University of Southern California
Bach, My Piano, and Me
What is something about yourself that is essential to understanding you?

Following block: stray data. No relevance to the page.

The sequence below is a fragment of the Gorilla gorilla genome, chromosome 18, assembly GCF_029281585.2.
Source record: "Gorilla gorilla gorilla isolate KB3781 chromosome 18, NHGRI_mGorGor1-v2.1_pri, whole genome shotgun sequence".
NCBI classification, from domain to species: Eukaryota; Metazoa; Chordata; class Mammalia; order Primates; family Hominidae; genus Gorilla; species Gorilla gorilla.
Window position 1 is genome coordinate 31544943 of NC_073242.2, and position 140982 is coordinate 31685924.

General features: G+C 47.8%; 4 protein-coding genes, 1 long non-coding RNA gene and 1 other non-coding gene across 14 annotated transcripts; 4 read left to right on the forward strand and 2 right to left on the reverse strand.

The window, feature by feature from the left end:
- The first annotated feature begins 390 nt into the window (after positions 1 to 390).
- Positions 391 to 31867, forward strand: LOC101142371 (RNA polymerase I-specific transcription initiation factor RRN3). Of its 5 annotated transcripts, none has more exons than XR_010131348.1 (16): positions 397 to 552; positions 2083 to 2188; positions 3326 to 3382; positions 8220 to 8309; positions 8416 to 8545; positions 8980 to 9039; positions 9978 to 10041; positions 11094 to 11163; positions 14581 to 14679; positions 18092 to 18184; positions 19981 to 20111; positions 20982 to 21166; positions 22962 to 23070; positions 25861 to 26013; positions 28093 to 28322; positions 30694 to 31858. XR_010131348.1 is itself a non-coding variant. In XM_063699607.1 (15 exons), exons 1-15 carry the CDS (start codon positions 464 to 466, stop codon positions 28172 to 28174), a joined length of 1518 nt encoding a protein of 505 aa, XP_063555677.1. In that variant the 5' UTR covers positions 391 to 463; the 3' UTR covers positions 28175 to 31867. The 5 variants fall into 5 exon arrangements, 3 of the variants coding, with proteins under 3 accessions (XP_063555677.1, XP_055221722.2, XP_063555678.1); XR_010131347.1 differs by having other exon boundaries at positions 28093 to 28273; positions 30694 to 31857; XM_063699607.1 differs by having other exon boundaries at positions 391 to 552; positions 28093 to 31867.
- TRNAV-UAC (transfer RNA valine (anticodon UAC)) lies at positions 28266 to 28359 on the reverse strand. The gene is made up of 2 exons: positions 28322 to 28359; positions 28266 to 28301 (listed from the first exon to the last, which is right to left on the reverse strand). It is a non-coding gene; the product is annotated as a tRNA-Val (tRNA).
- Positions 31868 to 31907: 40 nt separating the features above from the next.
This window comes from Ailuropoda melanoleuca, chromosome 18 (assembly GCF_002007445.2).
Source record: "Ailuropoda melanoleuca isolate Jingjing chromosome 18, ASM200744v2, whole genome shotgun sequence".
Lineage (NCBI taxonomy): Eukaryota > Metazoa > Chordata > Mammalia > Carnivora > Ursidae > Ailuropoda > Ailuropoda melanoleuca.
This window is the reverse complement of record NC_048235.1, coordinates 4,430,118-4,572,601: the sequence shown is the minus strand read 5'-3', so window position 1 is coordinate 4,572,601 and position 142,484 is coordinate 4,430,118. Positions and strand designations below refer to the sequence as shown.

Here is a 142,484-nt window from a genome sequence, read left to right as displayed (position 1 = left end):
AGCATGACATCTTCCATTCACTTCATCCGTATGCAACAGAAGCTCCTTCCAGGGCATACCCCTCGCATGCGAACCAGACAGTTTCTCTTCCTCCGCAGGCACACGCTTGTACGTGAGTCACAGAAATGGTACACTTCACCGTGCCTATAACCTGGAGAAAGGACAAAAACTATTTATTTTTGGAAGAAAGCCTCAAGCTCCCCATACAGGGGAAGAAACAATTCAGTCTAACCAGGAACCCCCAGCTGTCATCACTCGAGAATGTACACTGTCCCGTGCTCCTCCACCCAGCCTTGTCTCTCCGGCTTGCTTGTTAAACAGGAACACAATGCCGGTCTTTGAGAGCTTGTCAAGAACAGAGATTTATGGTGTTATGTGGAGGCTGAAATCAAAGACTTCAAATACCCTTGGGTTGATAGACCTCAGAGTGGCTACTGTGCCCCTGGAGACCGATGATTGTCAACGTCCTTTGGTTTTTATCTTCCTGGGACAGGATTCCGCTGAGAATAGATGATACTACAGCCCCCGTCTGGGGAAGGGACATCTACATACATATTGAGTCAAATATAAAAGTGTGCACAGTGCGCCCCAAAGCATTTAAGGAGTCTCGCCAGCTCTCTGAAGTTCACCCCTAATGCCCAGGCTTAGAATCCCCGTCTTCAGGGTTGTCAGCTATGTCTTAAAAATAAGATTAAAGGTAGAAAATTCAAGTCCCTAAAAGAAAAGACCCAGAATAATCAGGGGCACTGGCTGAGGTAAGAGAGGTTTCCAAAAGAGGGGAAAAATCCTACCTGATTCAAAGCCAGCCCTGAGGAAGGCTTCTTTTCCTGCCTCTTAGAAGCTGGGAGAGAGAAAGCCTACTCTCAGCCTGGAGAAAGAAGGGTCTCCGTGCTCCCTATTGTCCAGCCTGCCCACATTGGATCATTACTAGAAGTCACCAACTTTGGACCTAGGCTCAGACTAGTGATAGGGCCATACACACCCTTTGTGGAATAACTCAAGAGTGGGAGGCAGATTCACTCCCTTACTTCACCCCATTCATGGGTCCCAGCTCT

I hate playing baroque music. The urgency, the false sense of drama imbued in unnecessary ornamentation, the singular melodic idea, the abrupt changes from loud to soft...none of the characteristics of baroque music appeal to me. I find myself incapable of drumming up enough motivation or emotion to pour my soul into the piano while tapping out a much-despised Bach Invention. Displaying purely technical skill? Sterile and boring. Much more appealing are the warm, personal melodies of Romantic music that allow for interpretative freedom and colorful storytelling. My piano and I melt into a single entity when I play Chopin; my breathing aligns with the phrasing and dynamics of the lyric melody, and the formerly cold, lifeless keys become indistinguishable from my decidedly alive fingertips. In Chopin, I find myself narrating stories through the notes, while in Bach, I am simply playing the piano. Where baroque is rote, restrictive, and robotic, Romantic music is alive—brimming with enough raw emotion to make my breath catch, as I’m immersed in a whirlwind of music. The single defining trait that attracts me to Romantic music is its flexibility; Romantic music allows me to tell my own story through the music, rather than trapping...
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